Spot On is thrilled to welcome Dr. Rachel Fuentes, DVM to our team! She is a certified veterinary acupuncturist and is now offering house calls for acupuncture and Traditional Chinese Veterinary Medicine (TCVM). When we open the doors of our new facility this Fall, she will also be seeing appointments in the Hospital.
Are you wondering if Acupuncture and TCVM might be a good option for your pet?
Acupuncture and TCVM are excellent complementary services to western veterinary medicine. These traditions have been used for thousands of years and can often provide pain relief and healing with fewer side effects than prescription medication.
Acupuncture and TCVM can benefit all life stages (juvenile, adult, and senior) and a variety of conditions. Determining and resolving the underlying reasons illness are occurring is one of the aspects of TCVM’s approach that can reduce the cumulative effect of chronic illness.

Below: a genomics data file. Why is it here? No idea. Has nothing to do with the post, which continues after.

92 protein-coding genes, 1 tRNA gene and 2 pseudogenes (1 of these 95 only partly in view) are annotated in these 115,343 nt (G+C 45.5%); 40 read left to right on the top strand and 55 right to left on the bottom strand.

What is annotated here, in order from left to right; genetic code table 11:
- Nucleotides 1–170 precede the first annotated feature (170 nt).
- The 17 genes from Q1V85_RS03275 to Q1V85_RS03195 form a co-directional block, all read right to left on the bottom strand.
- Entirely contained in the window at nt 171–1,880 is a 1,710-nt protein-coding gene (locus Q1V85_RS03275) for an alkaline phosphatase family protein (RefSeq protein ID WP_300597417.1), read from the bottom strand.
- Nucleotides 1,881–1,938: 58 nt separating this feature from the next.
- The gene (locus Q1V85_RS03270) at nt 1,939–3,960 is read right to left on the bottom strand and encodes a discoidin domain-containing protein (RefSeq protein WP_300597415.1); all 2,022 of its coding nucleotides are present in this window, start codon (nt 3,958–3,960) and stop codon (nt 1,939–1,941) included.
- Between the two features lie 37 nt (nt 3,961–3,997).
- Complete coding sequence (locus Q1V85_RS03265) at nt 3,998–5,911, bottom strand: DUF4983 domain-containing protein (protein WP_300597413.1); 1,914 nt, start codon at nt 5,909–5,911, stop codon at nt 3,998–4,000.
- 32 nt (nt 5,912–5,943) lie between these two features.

What Can Veterinary Acupuncture Do for My Dog or Cat?
Veterinary acupuncture stimulates the release of the body’s own pain relieving and anti-inflammatory substances. The goal of acupuncture is to promote the body to heal itself.
- Relaxation of muscles at the site of needle insertion and more distant locations body is achieved with veterinary acupuncture treatment, creating both a local and generalized pain relieving effect.
- Veterinary acupuncture improves tissue blood flow, oxygenation, and removal of metabolic wastes and toxins.
- Unlike prescription and over the counter pain medications, veterinary acupuncture lacks potential adverse side effects for your pet’s internal organs.
- Your pet’s medications or supplements will not adversely interact with veterinary acupuncture treatment; therefore it can safely be used to treat a variety of illnesses.
For more information: http://www.petmd.com/dog/wellness/evr_multi_veterinary-acupuncture-for-dogs-cats#